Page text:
Brisbane-based adviser Tapel Cafer was a co-founder of Complete Financial Balance which was formed in 1989 and acquired by Arthur J Gallagher in 2017. Cafer talked to Riskinfo’s Peter Sobels in 2018 about how his wealth management company began, the secret of its success, and why he and business partner Graham Campbell agreed to merge their firm with US-based insurance brokerage company Gallagher.
This CPD quiz is based on an interview conducted by Riskinfo with Gallagher Australia’s Tapel Cafer in 2018. Scroll down for the full transcript.
Can you tell us a little bit about Gallagher and where the businesses come from?
Gallagher is a new entrant in Australia’s benefit or wealth management space. In fact, we were their first acquisition here in Australia in employee benefits.
Who was ‘we’?
That’s Graham Campbell and myself, as well as our team at Complete Financial Balance.
Complete Financial Balance has been around for about 15 years, and was formed by Graham and myself – two individual advisers coming together – realizing we had very different ways of running a business.
But collectively, his strengths are my weaknesses and vice versa. Hence, we call ourselves the Yin and the Yang of the business. And it was that Yin and the Yang that took this business from an insurance sales business to a more comprehensive advice business.
Can you tell us a little bit about the business proposition of Complete Financial Balance, and then Gallagher, do you have a particular specialist area?
Over the years, and through the (2008) GFC, we realized we needed to adapt. We saw that many advice businesses were struggling. And we’re fortunate that we where we are geographically located opposite the Royal Brisbane Hospital, and at the time it was the largest employer of specialist doctors and health workers in Queensland.
So we started to target market that field. We started to understand their occupational risks. We formed a panel of advice which consisted of doctors and specialists, and we learned from them about their everyday duties and their biggest concerns. The outcome from that was [learning about] blood-borne disease and needlestick injuries.
As a result, we went to the life insurance companies and advised them of our findings. And the insurance companies jumped on board and adjusted their definitions for blood-borne disease, sharps, needlesticks, etc.
And before we knew it, we were what we call the architects of these definitions. And then sponsored medical conferences and talked about their occupational risks, and it got traction. And we were perceived as the specialists in that space. And we owned that space for quite a period of time. Hence, we’ve got 300 to 400 specialists and training specialists as clients now.
A lot of advisers listening to our conversation today are targeting, or will have considered targeting, the medical industry, or doctors and specialists. What exactly was it about your approach that saw the doors open for you?
We soon realized that we took a shotgun approach and literally went for everything medical that we could. But we realized it’s a very, very broad field.
So we actually started to target-market the specialists, which was first orthopaedics then anaesthetics, purely because of their exposure to blood-borne disease, and blood splashes and all those sort of horrible gross things, and just the nature of their work.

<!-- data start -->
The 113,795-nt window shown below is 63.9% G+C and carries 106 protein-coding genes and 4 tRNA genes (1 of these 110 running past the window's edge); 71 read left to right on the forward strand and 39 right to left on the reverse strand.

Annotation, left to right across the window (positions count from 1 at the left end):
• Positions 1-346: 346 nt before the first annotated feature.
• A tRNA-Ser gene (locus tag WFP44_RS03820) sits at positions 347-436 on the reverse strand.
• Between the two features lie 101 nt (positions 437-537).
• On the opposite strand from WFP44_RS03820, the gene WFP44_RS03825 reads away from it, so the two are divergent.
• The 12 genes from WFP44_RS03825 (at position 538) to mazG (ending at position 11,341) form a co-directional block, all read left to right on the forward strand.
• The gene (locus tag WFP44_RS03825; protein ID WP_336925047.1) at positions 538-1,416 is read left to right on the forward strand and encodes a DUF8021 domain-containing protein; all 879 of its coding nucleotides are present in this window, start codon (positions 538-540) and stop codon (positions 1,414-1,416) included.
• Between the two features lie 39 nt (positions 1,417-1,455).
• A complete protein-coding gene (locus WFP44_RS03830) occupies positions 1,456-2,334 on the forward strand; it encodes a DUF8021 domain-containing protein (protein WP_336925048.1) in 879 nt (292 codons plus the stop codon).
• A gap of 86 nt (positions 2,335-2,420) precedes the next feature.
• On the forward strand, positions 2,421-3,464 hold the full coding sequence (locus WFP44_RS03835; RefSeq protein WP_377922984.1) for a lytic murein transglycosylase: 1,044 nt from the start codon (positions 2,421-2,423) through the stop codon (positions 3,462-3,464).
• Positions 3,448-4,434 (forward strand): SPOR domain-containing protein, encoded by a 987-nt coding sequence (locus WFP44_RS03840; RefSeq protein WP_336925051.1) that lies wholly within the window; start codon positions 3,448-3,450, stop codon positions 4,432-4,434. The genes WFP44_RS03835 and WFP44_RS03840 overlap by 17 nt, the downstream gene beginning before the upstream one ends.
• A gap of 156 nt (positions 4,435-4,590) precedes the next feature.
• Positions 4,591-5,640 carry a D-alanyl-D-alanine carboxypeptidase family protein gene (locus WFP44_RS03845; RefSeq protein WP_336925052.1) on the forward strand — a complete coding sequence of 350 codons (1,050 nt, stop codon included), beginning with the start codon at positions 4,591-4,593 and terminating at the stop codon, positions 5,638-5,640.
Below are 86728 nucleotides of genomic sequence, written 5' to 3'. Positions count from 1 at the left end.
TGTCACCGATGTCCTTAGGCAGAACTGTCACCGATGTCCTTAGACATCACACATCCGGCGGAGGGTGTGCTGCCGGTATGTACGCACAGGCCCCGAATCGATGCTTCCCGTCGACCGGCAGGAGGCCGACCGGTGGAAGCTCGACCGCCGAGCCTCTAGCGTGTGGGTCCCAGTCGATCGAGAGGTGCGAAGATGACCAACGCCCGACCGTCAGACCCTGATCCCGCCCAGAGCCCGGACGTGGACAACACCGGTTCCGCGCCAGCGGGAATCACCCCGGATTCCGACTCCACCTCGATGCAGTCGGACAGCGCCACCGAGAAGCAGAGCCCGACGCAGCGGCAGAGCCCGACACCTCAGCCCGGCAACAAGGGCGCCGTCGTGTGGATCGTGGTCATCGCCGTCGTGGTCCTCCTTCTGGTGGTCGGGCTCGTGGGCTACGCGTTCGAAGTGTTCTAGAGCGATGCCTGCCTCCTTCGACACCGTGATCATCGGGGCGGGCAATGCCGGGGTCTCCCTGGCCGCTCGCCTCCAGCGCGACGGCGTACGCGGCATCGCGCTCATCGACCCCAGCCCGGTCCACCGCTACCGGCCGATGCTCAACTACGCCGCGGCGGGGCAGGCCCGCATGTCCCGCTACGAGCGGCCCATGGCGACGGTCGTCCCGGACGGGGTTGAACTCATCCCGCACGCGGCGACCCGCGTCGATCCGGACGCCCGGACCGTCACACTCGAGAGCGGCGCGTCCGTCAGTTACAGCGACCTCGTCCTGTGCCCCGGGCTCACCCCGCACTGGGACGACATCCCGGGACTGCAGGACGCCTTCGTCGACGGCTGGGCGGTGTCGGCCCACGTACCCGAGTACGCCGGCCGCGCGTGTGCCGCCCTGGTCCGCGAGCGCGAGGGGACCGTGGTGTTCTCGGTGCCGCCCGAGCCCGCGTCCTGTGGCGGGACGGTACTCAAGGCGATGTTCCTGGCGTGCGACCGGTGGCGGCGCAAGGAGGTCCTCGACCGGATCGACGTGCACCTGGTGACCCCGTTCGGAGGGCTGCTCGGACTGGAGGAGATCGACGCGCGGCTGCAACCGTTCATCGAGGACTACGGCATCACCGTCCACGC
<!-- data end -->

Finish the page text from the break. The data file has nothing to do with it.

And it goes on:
But we also changed our marketing strategy and structure. We wrote our marketing [material] in a medical format, they actually read things differently to us normal people. Our marketing pens were actually syringe needle pens, and every aspect of our business was focused to the medical space. And don’t get me wrong, we still got referred to mums and dads and engineers and teachers, but our pure marketing dollar was focused and spent in that medical space.
You created syringe needle pens as part of your marketing proposition?
Ethically it may be incorrect. But doctors liked them. They used to grab them by the handful. I used to love them anyway, they had our symbol and logo and a name, etc. And we had multicoloured ink. But of course we found red was the most popular and so just stuck with a red colour.
Your proposition has clearly worked and has been very successful. What are the other critical elements in building the business?
We started to acquire staff…like any business you grow, you need client services, you need para-planning, you need other advisers.
But we were very mindful of who we bring into the team. And we started to realize that culture is the number one aspect in our business. And we went through a number of teething problems. And we soon realized that this experience Graham and I brought to the table just wasn’t enough. So everybody in this business needed to play a part, from the receptionist to client services, they all needed to own a part of this business. And I don’t mean own via shares, I mean to be the champion of something.
So everybody in this business, even today is a champion of something, whether it’s X plant, whether it’s newsletters, whether it’s communication, whether it’s process. And that means that they are the best that they can be in that area, and they teach the business, but they also process it.
Is your message then to have all advice businesses find a way to have their staff feel like they own part of the business?
One hundred percent. And what we have learned is that many advisers think we know all areas of our business and know how to do everything, whether it’s technology, whether it’s technical, whether it’s sales… The reality is we can’t be the best of everything.
But if you actually ask your staff what they’re actually good at, or what they enjoyed, after hours, you realize you can actually incorporate that into the business. If you just stick to their job description, and they just come in and do their 8.30 to 5 based on their job description, then it’s very difficult for that individual staff member to grow, and in theory, for your business to grow.